St. Patrick's Parish History
(Taken from The Lincoln Sentinel-Republican, date of issue unknown. Written by Helen Flaherty. Submitted by by Tracee Hamilton. If any of you are related to any of the families mentioned in this article Tracee would like to hear from you. Her email address is firstname.lastname@example.org)
The Union Pacific Railroad completed the union of the Atlanta and Pacific coasts when it finished 3,300 miles of track in 1869. To encourage the railroad to build this line, the government gave certain sections of land 20 miles north and 20 miles south of the proposed line, and the railroad company disposed of this land at $1.25 per acre. To encourage settlers, the government gave 160 acre homesteads and timber claims if certain conditions were fulfilled.
As a result of dissatisfaction with English rule, many of the people of Ireland immigrated to the United States. Many being poor, it was a necessity for them to find employment as soon as possible. The railroad provided work for many who were seeking jobs.
A number of the first Irish settlers of Lincoln county had first located in Junction City and Ellsworth. As there was a chance to take up homesteads and buy railroad land cheap, many of these people came to Lincoln county to acquire land homes of their own locating along the Saline River.
The first Irish to settle in Lincoln county were the Michael Healys and Peter King, followed by Mr. Healy’s mother, brothers, the Kings, Laffertys, Patrick and Thomas Noon with their families, the O’Tooles, Flahertys, Whalens, Foleys, Forans, Kellys, Mulloys, Corrigans and Kilcoynes. A short time later the Dillons and the Downey brothers arrived. Francis, one of the Downey brothers, was the first Catholic to locate in Lincoln Center (ed. note now Lincoln) in about 1884. Shortly thereafter the Gallaghers and Dunns moved to that town from Lindsborg, Kan.
Other Catholic pioneer families were the Ackermans, Jaskes, Smiths, Zink, and others who were not Irish. Many of them came from Russia, Germany and other European countries to improve their lot in free American.
First Mass and First Church............
Around 1870, the Rev. John Fogarty of Junction City was one of the first priests to come to Lincoln and vicinity with any degree of regularity. In 1872 the Rev. Henry Temphaus, Beloit, said Mass in Lincoln. There was no church in Lincoln at this time. The Rev. Adolph Wibbert of Salina came to Lincoln from 1875-1878. When the Rev. Bernard Nuttman of Ellsworth began to serve Lincoln in 1878, the people considered building a church, and the city of Lincoln Center generously gave a whole block for that purpose. The first church was constructed partly of native cottonwood brought from Ellsworth and sawed on a local sawmill. Father Nuttman was succeeded by the Rev. T. Lager until 1880.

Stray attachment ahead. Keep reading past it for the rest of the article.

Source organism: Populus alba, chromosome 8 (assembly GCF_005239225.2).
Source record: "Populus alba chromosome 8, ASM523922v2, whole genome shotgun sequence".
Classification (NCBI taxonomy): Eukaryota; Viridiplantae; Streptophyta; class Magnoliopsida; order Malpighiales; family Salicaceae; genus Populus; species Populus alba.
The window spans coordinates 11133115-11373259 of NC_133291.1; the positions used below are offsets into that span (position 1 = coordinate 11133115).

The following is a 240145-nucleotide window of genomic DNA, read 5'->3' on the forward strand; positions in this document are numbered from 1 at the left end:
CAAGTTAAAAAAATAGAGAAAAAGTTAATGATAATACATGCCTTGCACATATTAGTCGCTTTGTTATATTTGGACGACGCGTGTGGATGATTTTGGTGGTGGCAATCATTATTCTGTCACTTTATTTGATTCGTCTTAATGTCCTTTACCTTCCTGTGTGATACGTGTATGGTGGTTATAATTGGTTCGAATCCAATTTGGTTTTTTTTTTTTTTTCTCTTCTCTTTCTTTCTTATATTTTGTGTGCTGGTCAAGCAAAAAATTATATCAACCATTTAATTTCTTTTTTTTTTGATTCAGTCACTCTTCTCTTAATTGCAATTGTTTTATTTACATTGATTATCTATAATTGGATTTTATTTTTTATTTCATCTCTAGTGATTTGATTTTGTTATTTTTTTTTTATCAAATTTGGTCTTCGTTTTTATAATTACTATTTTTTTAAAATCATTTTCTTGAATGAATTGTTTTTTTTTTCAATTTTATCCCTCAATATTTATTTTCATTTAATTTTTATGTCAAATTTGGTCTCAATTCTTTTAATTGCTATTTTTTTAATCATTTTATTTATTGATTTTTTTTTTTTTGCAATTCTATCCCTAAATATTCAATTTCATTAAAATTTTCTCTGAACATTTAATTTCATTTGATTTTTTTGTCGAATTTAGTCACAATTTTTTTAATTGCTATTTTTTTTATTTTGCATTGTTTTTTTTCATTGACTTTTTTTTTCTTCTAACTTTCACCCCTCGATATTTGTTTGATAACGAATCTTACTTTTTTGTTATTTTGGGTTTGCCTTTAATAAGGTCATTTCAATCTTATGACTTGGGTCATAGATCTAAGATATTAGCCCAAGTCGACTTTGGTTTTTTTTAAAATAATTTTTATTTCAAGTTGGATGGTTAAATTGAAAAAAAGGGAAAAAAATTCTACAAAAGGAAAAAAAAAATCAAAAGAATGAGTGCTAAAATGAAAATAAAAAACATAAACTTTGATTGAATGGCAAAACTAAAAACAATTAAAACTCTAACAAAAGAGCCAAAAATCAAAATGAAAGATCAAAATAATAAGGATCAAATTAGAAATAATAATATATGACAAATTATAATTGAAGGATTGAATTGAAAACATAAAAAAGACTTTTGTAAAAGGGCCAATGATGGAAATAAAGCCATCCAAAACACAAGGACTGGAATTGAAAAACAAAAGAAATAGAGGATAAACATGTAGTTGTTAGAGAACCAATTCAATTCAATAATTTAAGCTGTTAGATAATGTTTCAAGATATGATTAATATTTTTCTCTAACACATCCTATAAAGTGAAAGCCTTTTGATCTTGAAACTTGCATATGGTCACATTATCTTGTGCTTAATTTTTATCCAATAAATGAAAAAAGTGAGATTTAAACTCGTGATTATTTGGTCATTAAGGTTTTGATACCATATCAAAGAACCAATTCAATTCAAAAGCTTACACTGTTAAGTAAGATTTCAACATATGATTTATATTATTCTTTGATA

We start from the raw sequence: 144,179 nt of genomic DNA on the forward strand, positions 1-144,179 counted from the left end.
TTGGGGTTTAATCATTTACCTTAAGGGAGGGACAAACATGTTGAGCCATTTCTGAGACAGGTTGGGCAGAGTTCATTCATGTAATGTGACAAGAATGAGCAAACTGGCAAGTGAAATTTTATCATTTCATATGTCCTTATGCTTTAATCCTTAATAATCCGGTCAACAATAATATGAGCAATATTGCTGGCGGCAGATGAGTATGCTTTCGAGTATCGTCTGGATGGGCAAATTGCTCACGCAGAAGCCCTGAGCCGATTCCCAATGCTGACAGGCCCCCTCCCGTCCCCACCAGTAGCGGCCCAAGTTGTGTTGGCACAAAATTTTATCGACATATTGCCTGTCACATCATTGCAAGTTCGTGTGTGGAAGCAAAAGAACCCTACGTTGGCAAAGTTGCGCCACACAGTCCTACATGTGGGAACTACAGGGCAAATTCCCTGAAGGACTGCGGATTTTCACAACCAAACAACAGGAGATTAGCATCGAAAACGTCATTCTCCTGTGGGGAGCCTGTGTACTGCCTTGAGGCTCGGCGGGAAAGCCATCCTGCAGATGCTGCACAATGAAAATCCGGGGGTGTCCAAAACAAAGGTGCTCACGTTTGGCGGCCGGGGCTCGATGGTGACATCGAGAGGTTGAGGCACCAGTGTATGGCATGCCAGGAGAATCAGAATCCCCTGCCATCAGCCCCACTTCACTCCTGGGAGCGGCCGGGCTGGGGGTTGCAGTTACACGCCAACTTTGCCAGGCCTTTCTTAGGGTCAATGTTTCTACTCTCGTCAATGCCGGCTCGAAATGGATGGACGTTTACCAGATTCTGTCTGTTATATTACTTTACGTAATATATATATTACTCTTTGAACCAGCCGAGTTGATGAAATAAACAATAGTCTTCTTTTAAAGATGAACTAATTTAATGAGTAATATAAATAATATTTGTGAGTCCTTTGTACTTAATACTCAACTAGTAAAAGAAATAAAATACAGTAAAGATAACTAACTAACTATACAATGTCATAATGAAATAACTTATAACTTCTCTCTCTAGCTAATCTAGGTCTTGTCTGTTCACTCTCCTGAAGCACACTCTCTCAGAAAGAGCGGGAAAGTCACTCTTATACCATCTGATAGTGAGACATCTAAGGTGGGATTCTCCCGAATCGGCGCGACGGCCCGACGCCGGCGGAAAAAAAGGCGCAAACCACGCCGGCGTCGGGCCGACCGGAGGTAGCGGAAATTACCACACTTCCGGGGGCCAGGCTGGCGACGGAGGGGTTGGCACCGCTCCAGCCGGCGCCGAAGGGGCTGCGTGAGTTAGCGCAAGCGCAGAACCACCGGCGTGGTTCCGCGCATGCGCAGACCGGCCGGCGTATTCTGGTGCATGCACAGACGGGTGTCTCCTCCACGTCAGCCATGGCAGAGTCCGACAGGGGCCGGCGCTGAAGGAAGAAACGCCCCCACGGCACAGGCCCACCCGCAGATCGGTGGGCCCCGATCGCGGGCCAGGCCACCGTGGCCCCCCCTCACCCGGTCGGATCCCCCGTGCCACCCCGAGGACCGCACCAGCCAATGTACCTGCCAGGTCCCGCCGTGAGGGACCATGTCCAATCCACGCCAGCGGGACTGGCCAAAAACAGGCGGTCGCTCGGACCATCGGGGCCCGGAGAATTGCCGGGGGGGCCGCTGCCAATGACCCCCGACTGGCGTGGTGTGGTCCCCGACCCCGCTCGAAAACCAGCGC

The Rev. P. O’Connor was here for the next two years, but died then of injuries received when thrown from a horse.
The Rev. John Kelly of Ellsworth ministered to the Lincoln Center needs from 1882-1883. It was during his time that the Most Rev. Louis Fink, Bishop of Leavenworth, came to administer confirmation for the first time. A Father Brockart cared for Lincoln the following year and he was in turn followed by the Rev. Anthony Carius, Ellsworth, an ex-Civil War chaplain. Father Carius served till 1888.
The Union Pacific railroad had passed through Lincoln county by this time and Vesper, a few miles west of Lincoln Center, was becoming a thriving center. There were several Catholic families with small children in the vicinity, so it was decided to build a church. Mr. and Mrs. John O’Toole donated a 2-acre tract as a site and St. John’s church was built in 1887. An altar patterned after the one in the present Lincoln Church was made and donated by J.I. Flaherty.
During the Rev. C. Maujay’s pastorate which lasted until 1892, Mass was scheduled regularly for the 1 and 3 Sundays. The Sacrament of Confirmation was administered by Bishop Hennessy of Wichita in 1892. (Ed. note Bishop Hennessy was serving as administrator of the Concordia Diocese during an interregnum.)